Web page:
There are acts of commission, but there are acts of omission. When Obama was leaving the scene, his administration finally acted on something really important, which was to increase the salary threshold under which people must be paid overtime. It was going to raise the overtime pay of maybe four million workers. These tend to be middle-class people. I think by not pursuing that, by really slow walking it, and probably ultimately really diluting it if not completely ignoring it, there’s a good example of an act of omission by the Trump administration that’s really hurt workers.
Let’s say Trump gets his act together, they start implementing the economic policies that you were describing before in fairly catastrophic terms, and we start seeing some negative impacts — unemployment starts to rise, inflation goes up. Would Trump’s hardcore supporters abandon him?
Bernstein: This is more political-sciencey than I typically like to wade into, but I will say that he appears to have a base of support that [doesn’t] care what he does, they just like him. So I will just stipulate that those folks may be unmoved. But there was probably a determinate group of voters that didn’t like Hillary Clinton as a candidate, probably didn’t think all that much of Trump, but said, “What the heck, he says he’s for workers, I haven’t seen much in the way of growth in a bunch of years, our community has been left behind, gotten our butts kicked in foreign trade — all that stuff that Trump was talking about kind of resonates with me. I’m going to throw the dice and give him a chance.” If it turns out as I’m predicting that not only is he not helping those workers, that he’s actively hurting them with some of his policies, then I would imagine they would turn on him.
Bernie Sanders just unveiled his single-payer health-care proposal. What do you think should form the core of the economic agenda for Democrats as they look to regain their footing?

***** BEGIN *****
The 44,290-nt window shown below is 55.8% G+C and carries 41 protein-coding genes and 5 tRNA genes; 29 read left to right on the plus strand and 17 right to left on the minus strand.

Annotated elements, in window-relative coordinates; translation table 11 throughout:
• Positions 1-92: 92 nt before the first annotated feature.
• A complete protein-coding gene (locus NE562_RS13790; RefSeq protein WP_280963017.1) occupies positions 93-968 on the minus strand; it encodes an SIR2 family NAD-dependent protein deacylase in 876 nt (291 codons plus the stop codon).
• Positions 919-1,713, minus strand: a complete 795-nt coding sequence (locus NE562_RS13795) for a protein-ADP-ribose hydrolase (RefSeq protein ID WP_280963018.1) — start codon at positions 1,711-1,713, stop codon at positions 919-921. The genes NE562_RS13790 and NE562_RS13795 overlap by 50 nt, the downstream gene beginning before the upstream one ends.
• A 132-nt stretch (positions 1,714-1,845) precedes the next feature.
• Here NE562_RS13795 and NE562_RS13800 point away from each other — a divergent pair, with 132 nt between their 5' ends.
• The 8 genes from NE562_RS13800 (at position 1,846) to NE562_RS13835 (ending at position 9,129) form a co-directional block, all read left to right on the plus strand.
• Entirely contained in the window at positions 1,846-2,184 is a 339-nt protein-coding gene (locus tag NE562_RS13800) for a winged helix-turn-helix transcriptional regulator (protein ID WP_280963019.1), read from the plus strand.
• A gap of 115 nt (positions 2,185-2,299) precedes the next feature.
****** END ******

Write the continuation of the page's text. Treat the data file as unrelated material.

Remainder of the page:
Bernstein: There should be a child allowance, an income benefit for families with kids. It’s a very effective practice in Canada and many European countries. I’m sure some readers might smack their heads and say, “Ah-ha, socialism.” But in fact, helping families invest in children is critical to our economic future. The extent to which other advanced economies invest in kids’ early years through quality preschool, for example, is way beyond ours, and we leave tremendous resources on the table by not doing that.
I would significantly extend the earned income tax credit higher into the scale. The $15-an-hour minimum wage is a great policy. I would have a guaranteed jobs policy. I don’t really like this idea of guaranteeing basic income, but I like the idea of guaranteeing employment for people who want to be gainfully employed but can’t find a job. You hear a lot of conservatives talking about how they want to put work requirements in anti-poverty measures. What you never hear them talk about is the demand side of the economy. People will just get jobs because they want them. Well, as we know, even at low unemployment there are places in this country where there is a significant lack of employment opportunity.